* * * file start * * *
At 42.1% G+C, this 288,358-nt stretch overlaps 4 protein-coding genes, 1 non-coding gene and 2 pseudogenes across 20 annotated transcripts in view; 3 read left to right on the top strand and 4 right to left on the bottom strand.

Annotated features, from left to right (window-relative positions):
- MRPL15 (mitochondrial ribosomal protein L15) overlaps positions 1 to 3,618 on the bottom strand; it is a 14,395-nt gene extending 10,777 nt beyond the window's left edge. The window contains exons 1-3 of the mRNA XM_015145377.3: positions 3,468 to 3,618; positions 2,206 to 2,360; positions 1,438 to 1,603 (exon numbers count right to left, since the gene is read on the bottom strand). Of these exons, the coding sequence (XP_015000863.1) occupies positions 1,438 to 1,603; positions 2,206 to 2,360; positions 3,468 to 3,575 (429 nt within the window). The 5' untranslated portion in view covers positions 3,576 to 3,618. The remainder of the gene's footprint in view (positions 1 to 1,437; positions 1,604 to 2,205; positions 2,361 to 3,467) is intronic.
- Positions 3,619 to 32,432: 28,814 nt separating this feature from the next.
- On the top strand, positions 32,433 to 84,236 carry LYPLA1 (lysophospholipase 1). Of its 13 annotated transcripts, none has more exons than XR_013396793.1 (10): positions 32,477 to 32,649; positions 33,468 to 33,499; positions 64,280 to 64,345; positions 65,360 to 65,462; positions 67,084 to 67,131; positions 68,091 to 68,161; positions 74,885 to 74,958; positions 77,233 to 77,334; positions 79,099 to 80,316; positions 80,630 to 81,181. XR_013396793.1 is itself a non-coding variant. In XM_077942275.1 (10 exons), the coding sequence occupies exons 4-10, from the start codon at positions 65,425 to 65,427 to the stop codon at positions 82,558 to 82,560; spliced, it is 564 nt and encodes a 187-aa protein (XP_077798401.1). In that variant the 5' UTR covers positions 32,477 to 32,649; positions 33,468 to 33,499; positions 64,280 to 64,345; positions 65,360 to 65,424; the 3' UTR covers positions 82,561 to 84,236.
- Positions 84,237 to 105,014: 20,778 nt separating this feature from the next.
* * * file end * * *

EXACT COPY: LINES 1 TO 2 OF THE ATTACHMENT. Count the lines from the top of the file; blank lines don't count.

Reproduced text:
At 42.1% G+C, this 288,358-nt stretch overlaps 4 protein-coding genes, 1 non-coding gene and 2 pseudogenes across 20 annotated transcripts in view; 3 read left to right on the top strand and 4 right to left on the bottom strand.

Annotated features, from left to right (window-relative positions):